6 Things You Should Never Say To A Mother After A Miscarriage

Be there for your friend, but be very careful what you say.

Be there for your friend, but be very careful what you say.

Whether this is news to you, seemingly irrelevant to you, or deeply personal to your experience, this truth remains that, statistically speaking, one in every four pregnancies will end in miscarriage. Some of you are vaguely familiar with this, many of you have suffered this loss yourselves, and the likelihood is high that almost all of you know someone who’s lost a child in utero, whether or not they’ve ever spoken publicly about it. 

What may come as a surprise is that as common as miscarriages are, they can be no easier to bear than the loss of a loved one who spent a lifetime walking this earth. While there certainly exist mothers who may experience feelings of relief, most will instead find themselves swept up in a hurricane of grief they never knew their hearts could conjure up. Take note of these six things to never say to a mother in the throes of her grief. 

1. It wasn’t meant to be.

You may feel this way, and it in fact may be true; but to step into a grieving mother’s life to drop this little pebble of wisdom is akin to telling her to brush her shoulders off and to stop being so sad; it’s probably the very last thing she wants to hear. When she’s craving that pregnancy and that child she lost, and when the aching in her bones is nearly too great to bear, she’ll think of nothing more than who that child would have been. Consider that platitudes will only serve to make her feel worse.

2. That child is in a better place.

Whether or not she believes in life after death, no mother wants to hear that there exists some place outside of her arms that’s somehow better than a life at her side.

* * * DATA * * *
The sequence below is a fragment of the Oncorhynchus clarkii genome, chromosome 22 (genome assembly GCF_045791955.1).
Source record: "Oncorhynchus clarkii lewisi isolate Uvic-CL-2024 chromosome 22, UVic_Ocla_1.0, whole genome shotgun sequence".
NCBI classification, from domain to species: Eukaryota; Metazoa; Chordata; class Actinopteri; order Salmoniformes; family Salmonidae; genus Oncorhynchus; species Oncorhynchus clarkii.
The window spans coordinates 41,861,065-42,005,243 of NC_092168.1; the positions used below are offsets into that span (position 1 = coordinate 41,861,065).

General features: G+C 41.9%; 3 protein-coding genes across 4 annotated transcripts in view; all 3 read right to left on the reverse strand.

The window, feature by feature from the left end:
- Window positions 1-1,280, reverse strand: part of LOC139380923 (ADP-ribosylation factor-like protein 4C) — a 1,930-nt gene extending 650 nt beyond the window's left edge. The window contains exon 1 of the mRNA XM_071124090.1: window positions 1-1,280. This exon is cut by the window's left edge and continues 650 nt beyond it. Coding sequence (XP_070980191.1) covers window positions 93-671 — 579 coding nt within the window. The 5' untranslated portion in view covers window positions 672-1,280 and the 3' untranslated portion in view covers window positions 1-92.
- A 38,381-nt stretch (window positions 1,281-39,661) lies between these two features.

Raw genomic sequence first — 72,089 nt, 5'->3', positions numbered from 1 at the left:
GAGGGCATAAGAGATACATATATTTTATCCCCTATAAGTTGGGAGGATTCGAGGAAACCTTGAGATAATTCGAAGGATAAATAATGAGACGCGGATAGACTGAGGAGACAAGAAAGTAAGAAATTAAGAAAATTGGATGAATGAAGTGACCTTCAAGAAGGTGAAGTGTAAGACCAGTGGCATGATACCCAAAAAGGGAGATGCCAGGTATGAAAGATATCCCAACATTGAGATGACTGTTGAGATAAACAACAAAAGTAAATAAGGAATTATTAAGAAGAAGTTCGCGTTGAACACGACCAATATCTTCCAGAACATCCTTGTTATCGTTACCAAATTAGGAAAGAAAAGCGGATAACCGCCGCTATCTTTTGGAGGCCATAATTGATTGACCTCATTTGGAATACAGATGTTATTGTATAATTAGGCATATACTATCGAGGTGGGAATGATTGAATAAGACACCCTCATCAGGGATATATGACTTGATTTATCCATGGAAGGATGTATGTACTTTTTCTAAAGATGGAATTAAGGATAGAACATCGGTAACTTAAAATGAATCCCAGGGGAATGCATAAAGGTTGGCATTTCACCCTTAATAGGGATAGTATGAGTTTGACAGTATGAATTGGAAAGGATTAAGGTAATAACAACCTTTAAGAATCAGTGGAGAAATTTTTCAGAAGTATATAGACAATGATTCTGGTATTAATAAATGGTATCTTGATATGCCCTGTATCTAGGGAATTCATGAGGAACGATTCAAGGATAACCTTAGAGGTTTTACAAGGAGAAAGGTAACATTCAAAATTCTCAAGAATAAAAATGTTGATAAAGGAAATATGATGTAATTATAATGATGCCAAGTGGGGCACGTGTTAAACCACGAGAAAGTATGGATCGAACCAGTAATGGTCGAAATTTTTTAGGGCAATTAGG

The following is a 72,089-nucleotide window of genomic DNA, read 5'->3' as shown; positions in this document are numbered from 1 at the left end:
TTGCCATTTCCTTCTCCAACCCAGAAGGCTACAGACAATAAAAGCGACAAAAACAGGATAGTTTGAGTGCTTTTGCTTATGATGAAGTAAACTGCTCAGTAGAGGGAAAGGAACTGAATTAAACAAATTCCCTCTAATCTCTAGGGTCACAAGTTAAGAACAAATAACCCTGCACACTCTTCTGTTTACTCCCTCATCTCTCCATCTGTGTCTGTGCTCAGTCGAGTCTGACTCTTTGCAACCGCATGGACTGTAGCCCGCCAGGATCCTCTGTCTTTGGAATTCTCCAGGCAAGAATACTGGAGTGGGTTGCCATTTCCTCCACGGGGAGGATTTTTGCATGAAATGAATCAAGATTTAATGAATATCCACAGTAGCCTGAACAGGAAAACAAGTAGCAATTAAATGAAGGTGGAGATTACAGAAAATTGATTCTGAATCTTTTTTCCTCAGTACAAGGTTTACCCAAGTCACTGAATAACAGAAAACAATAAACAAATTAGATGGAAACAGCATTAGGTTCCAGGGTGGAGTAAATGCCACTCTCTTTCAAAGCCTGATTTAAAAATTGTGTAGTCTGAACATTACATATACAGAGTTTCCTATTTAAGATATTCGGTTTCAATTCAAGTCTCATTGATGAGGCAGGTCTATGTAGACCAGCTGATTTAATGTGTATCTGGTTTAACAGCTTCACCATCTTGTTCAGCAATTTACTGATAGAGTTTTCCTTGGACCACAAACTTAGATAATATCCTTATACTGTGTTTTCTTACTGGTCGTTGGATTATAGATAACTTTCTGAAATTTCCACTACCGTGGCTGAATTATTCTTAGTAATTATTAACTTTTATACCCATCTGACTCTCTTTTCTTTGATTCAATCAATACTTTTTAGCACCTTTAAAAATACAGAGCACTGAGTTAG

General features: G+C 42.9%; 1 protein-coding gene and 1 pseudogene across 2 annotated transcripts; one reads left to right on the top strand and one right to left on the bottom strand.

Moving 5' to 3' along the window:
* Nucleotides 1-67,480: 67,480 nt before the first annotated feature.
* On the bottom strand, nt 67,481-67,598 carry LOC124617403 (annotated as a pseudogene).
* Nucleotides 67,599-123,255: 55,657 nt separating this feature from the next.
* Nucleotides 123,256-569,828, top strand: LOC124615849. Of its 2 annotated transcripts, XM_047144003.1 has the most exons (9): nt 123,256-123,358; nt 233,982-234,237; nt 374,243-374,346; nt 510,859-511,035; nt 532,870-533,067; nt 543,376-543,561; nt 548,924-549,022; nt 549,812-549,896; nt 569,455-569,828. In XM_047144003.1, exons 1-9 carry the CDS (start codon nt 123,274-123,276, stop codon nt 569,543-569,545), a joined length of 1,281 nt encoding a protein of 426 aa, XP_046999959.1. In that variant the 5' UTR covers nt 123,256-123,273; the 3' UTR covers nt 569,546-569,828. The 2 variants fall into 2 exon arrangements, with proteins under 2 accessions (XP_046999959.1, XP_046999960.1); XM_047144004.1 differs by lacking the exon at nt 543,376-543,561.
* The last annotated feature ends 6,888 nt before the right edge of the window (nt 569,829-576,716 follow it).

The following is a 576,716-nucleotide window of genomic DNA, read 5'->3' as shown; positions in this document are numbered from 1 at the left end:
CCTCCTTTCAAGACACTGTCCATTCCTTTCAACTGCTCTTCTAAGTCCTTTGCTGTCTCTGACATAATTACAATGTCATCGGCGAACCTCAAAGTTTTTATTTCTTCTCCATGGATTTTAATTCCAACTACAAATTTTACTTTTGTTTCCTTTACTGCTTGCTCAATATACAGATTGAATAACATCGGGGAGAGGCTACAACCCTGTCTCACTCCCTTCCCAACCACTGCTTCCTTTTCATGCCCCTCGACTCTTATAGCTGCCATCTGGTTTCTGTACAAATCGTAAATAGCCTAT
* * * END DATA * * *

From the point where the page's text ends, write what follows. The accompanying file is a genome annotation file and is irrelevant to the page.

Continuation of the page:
3. At least you know you can get pregnant.

This is a particularly weighted statement, since there exist so many factors in the conception of a child to begin with. Was that mother pregnant for the very first time, only to be faced with the loss of her first love? Had that mother suffered pregnancy loss in the past, forcing her to experience this particular pregnancy with a white-knuckled fear that she’d miscarry again? Did that mother spend thousands of dollars and endure months or years of fertility treatments just to conceive that baby in the first place? While she may have been pregnant this time around, there exists, sadly, no guarantee that she will ever be pregnant again — let alone at precisely the time in which her body and her heart are ready. 

4. Be grateful for the child[ren] you already have. 

The loss of one child in no way negates the existence of another. To suggest that a pregnancy loss might somehow take away from a mother’s love for her existing children is to ignore the very fact that she’s hugging those babes now tighter than ever before — and yet, her grief remains.  

5. It was God’s plan.

If you’re under the impression that there exists a God in our hearts, in our universe or beyond, who actually intended all along to withdraw the life that was growing in a woman’s body only to leave her empty and despaired, then allow me to offer you a word of advice: please keep that notion as a translucent thought bubble floating quietly above your own head. 

6. Now you can do all the things you couldn’t before.

If a mother has just suffered a miscarriage and is experiencing the deep and aching loss of knowing that baby of hers will never make it into her arms alive, you can bet all of your money that she doesn’t give a rat’s ass about her ability to get drunk, to smoke, to eat soft cheese, or to clean the cat’s litter box again. With all due respect, you’re best to hold out until she’s ready to surface before plying her with all the drinks, smokes, cheeses, and cat poops she’s now privy to, okay?  

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